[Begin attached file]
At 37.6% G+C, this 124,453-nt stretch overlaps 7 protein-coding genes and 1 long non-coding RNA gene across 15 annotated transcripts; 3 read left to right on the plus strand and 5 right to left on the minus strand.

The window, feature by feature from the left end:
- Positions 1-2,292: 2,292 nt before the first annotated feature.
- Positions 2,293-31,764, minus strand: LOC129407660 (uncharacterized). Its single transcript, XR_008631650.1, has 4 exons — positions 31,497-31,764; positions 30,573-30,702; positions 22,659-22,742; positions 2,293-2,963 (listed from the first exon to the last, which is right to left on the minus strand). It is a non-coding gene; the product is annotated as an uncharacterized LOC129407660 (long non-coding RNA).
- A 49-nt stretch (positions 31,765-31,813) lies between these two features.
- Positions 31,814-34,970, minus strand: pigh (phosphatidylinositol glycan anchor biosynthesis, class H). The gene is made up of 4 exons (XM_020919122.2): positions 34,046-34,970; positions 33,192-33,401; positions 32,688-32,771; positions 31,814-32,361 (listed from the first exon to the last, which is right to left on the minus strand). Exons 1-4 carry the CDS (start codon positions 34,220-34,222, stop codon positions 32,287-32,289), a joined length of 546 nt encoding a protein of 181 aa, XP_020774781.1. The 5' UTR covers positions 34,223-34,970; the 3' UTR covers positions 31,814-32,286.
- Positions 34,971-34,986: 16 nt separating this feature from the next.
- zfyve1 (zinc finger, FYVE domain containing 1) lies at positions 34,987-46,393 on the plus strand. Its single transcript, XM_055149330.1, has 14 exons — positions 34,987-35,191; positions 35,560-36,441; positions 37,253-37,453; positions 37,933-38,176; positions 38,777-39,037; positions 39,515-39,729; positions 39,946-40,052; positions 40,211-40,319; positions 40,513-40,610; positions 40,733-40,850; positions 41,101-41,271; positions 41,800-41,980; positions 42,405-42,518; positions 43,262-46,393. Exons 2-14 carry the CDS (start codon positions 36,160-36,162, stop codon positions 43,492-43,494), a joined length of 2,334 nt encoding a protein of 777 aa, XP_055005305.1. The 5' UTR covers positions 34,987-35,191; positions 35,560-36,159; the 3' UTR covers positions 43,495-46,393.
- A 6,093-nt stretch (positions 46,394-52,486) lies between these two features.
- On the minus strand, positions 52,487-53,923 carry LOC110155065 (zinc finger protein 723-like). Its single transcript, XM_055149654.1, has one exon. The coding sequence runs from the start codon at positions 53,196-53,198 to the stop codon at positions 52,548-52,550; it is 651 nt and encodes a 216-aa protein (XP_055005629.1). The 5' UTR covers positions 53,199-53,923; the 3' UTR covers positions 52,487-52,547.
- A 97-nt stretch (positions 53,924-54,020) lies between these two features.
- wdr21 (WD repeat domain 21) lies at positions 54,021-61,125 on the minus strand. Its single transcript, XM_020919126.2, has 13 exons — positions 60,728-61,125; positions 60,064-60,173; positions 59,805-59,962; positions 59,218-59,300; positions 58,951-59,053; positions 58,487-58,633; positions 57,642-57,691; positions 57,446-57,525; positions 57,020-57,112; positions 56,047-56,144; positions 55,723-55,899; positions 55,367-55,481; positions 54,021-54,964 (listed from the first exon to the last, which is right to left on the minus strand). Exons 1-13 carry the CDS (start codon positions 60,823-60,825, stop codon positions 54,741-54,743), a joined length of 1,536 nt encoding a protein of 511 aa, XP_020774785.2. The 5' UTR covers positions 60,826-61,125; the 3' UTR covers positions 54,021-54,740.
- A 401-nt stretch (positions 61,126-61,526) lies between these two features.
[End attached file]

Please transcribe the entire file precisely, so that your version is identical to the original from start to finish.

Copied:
At 37.6% G+C, this 124,453-nt stretch overlaps 7 protein-coding genes and 1 long non-coding RNA gene across 15 annotated transcripts; 3 read left to right on the plus strand and 5 right to left on the minus strand.

The window, feature by feature from the left end:
- Positions 1-2,292: 2,292 nt before the first annotated feature.
- Positions 2,293-31,764, minus strand: LOC129407660 (uncharacterized). Its single transcript, XR_008631650.1, has 4 exons — positions 31,497-31,764; positions 30,573-30,702; positions 22,659-22,742; positions 2,293-2,963 (listed from the first exon to the last, which is right to left on the minus strand). It is a non-coding gene; the product is annotated as an uncharacterized LOC129407660 (long non-coding RNA).
- A 49-nt stretch (positions 31,765-31,813) lies between these two features.
- Positions 31,814-34,970, minus strand: pigh (phosphatidylinositol glycan anchor biosynthesis, class H). The gene is made up of 4 exons (XM_020919122.2): positions 34,046-34,970; positions 33,192-33,401; positions 32,688-32,771; positions 31,814-32,361 (listed from the first exon to the last, which is right to left on the minus strand). Exons 1-4 carry the CDS (start codon positions 34,220-34,222, stop codon positions 32,287-32,289), a joined length of 546 nt encoding a protein of 181 aa, XP_020774781.1. The 5' UTR covers positions 34,223-34,970; the 3' UTR covers positions 31,814-32,286.
- Positions 34,971-34,986: 16 nt separating this feature from the next.
- zfyve1 (zinc finger, FYVE domain containing 1) lies at positions 34,987-46,393 on the plus strand. Its single transcript, XM_055149330.1, has 14 exons — positions 34,987-35,191; positions 35,560-36,441; positions 37,253-37,453; positions 37,933-38,176; positions 38,777-39,037; positions 39,515-39,729; positions 39,946-40,052; positions 40,211-40,319; positions 40,513-40,610; positions 40,733-40,850; positions 41,101-41,271; positions 41,800-41,980; positions 42,405-42,518; positions 43,262-46,393. Exons 2-14 carry the CDS (start codon positions 36,160-36,162, stop codon positions 43,492-43,494), a joined length of 2,334 nt encoding a protein of 777 aa, XP_055005305.1. The 5' UTR covers positions 34,987-35,191; positions 35,560-36,159; the 3' UTR covers positions 43,495-46,393.
- A 6,093-nt stretch (positions 46,394-52,486) lies between these two features.
- On the minus strand, positions 52,487-53,923 carry LOC110155065 (zinc finger protein 723-like). Its single transcript, XM_055149654.1, has one exon. The coding sequence runs from the start codon at positions 53,196-53,198 to the stop codon at positions 52,548-52,550; it is 651 nt and encodes a 216-aa protein (XP_055005629.1). The 5' UTR covers positions 53,199-53,923; the 3' UTR covers positions 52,487-52,547.
- A 97-nt stretch (positions 53,924-54,020) lies between these two features.
- wdr21 (WD repeat domain 21) lies at positions 54,021-61,125 on the minus strand. Its single transcript, XM_020919126.2, has 13 exons — positions 60,728-61,125; positions 60,064-60,173; positions 59,805-59,962; positions 59,218-59,300; positions 58,951-59,053; positions 58,487-58,633; positions 57,642-57,691; positions 57,446-57,525; positions 57,020-57,112; positions 56,047-56,144; positions 55,723-55,899; positions 55,367-55,481; positions 54,021-54,964 (listed from the first exon to the last, which is right to left on the minus strand). Exons 1-13 carry the CDS (start codon positions 60,823-60,825, stop codon positions 54,741-54,743), a joined length of 1,536 nt encoding a protein of 511 aa, XP_020774785.2. The 5' UTR covers positions 60,826-61,125; the 3' UTR covers positions 54,021-54,740.
- A 401-nt stretch (positions 61,126-61,526) lies between these two features.